The year was 1973. Helen Reddy’s I Am Woman, was at the top of the charts. The ‘Women’s Movement’ was in full swing. Change was in the wind.
In Boston, a group of female office workers started talking about how they were treated at work. They talked about how men made more money than they did for the same job. They talked about how their male co-workers could get away with making passes at them, and worse. And they talked about how when their kids got sick they couldn’t get time off without endangering their jobs.
These women decided enough was enough. They felt feisty, empowered and fed up. They decided to fight for fair pay and equal treatment. They started 9to5 and inspired the hit move and song.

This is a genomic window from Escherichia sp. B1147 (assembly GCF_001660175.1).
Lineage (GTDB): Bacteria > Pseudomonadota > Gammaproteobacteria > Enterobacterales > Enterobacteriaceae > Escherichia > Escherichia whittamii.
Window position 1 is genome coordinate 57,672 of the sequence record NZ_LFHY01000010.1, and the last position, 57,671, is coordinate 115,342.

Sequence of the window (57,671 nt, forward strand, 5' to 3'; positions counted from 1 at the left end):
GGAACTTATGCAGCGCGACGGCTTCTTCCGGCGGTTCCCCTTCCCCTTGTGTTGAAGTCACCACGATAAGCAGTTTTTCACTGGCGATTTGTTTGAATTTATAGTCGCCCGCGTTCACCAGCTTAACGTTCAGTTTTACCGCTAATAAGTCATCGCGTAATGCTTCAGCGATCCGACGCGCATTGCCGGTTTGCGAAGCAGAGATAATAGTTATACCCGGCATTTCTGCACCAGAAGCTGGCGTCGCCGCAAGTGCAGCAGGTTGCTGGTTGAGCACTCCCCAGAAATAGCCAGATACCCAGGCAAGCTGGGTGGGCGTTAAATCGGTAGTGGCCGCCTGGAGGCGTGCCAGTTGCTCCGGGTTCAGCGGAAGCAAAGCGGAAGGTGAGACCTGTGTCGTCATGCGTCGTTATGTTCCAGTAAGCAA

Today 9to5 is one of the largest, most respected national membership organizations of working women in the U.S., dedicated to putting working women’s issues on the public agenda.
We’ve grown from our Boston roots into a national organization with members all over the country. We’re mostly women, many of us working two jobs or more to make ends meet for our families.
By working together we’ve made things a lot better for women and working families. We’ve worked for and won major national policies including:
- the 1978 Pregnancy Discrimination Act
- the Civil Rights Act of 1991
- the Family Medical Leave Act
- the Lilly Ledbetter Fair Pay Act
These victories are a good start, but we’ve got more work to do. There are still too many hardworking Americans who live paycheck to paycheck, straining to support their families.
Cathy Deppe, Co-Chair
Gloria Smith, Co-Chair